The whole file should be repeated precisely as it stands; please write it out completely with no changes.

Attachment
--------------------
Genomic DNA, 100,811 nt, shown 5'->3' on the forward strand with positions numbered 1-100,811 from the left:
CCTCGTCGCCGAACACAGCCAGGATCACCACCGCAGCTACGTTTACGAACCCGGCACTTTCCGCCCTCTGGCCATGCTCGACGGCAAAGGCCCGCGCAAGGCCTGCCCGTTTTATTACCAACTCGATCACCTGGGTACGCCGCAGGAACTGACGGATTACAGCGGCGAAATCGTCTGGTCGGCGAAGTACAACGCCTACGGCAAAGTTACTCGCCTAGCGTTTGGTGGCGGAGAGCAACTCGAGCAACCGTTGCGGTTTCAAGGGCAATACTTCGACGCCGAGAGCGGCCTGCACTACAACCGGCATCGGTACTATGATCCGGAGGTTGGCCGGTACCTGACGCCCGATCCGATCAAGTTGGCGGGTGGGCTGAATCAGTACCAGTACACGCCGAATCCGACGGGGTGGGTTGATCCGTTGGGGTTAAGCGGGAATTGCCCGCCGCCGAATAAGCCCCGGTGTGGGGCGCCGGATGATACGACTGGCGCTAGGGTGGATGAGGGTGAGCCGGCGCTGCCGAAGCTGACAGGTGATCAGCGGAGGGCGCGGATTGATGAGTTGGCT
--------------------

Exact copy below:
Genomic DNA, 100,811 nt, shown 5'->3' on the forward strand with positions numbered 1-100,811 from the left:
CCTCGTCGCCGAACACAGCCAGGATCACCACCGCAGCTACGTTTACGAACCCGGCACTTTCCGCCCTCTGGCCATGCTCGACGGCAAAGGCCCGCGCAAGGCCTGCCCGTTTTATTACCAACTCGATCACCTGGGTACGCCGCAGGAACTGACGGATTACAGCGGCGAAATCGTCTGGTCGGCGAAGTACAACGCCTACGGCAAAGTTACTCGCCTAGCGTTTGGTGGCGGAGAGCAACTCGAGCAACCGTTGCGGTTTCAAGGGCAATACTTCGACGCCGAGAGCGGCCTGCACTACAACCGGCATCGGTACTATGATCCGGAGGTTGGCCGGTACCTGACGCCCGATCCGATCAAGTTGGCGGGTGGGCTGAATCAGTACCAGTACACGCCGAATCCGACGGGGTGGGTTGATCCGTTGGGGTTAAGCGGGAATTGCCCGCCGCCGAATAAGCCCCGGTGTGGGGCGCCGGATGATACGACTGGCGCTAGGGTGGATGAGGGTGAGCCGGCGCTGCCGAAGCTGACAGGTGATCAGCGGAGGGCGCGGATTGATGAGTTGGCT